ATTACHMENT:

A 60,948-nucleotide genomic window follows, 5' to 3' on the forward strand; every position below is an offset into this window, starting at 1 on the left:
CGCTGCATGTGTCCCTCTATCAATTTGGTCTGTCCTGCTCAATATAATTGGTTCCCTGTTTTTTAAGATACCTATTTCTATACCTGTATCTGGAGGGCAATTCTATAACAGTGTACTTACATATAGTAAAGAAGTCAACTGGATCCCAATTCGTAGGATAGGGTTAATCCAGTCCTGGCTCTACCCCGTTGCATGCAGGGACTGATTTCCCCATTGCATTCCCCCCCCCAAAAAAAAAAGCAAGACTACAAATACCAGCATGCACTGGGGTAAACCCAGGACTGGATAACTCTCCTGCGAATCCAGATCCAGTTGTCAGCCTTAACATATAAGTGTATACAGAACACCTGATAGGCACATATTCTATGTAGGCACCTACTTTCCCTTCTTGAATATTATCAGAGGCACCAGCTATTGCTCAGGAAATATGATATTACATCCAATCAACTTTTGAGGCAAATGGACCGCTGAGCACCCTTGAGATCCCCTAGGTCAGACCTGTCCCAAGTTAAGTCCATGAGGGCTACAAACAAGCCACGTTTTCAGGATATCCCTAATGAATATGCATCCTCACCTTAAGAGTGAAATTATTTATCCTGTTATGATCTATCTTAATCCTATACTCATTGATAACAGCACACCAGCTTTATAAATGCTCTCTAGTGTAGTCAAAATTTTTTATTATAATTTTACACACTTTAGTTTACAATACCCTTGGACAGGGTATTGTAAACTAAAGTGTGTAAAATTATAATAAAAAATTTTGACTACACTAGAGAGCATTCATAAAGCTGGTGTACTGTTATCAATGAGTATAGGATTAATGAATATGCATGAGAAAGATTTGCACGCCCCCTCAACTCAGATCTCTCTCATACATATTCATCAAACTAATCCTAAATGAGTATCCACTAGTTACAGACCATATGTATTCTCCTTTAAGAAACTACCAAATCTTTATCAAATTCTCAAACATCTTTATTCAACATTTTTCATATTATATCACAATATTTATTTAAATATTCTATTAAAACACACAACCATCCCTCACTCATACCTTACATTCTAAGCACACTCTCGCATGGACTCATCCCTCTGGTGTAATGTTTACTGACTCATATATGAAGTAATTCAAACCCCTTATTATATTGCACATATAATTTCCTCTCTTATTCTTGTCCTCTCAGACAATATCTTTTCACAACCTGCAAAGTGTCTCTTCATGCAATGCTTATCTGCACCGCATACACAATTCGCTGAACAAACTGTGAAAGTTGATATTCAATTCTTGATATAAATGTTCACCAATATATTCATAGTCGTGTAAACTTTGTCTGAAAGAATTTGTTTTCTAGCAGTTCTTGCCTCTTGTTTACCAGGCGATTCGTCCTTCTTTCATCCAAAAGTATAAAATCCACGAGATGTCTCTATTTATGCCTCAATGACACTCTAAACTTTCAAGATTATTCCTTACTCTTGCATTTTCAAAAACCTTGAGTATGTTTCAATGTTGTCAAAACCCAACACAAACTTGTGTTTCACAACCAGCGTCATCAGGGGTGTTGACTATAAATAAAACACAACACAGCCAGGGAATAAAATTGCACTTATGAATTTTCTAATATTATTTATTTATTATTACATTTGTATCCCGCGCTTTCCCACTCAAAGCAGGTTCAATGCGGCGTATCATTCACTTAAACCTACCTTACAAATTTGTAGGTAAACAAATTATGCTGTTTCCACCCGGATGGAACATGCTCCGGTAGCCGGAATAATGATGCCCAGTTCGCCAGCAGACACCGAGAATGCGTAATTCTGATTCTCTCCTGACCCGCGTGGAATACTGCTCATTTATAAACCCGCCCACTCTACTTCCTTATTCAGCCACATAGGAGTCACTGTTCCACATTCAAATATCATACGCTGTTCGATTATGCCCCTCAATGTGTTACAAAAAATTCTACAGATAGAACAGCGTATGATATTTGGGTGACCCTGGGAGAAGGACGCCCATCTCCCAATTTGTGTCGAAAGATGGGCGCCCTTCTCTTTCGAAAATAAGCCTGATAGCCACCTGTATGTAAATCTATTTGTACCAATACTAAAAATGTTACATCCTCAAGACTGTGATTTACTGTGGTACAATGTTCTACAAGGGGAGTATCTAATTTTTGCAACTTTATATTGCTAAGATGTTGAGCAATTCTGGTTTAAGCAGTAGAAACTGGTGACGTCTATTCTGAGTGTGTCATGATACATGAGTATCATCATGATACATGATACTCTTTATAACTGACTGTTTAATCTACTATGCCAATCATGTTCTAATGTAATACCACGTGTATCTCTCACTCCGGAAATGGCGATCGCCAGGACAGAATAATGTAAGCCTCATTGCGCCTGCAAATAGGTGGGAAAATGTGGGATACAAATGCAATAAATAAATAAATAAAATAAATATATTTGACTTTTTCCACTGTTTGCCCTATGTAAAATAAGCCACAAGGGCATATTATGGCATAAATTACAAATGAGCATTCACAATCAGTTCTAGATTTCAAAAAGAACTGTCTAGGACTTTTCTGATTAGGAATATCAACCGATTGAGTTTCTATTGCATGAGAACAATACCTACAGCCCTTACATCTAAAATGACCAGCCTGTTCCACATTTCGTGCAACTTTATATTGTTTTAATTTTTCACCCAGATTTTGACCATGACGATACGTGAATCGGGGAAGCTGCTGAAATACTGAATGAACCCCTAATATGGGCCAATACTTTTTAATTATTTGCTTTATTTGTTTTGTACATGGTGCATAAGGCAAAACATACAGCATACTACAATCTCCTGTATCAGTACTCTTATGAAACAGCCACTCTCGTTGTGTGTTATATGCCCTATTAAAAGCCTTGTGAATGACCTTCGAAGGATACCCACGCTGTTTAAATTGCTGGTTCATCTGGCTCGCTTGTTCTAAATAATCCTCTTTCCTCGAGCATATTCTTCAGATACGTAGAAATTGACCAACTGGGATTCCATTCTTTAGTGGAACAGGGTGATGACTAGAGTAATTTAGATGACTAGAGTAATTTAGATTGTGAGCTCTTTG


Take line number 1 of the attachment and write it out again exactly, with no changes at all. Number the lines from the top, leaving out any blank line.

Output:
A 60,948-nucleotide genomic window follows, 5' to 3' on the forward strand; every position below is an offset into this window, starting at 1 on the left: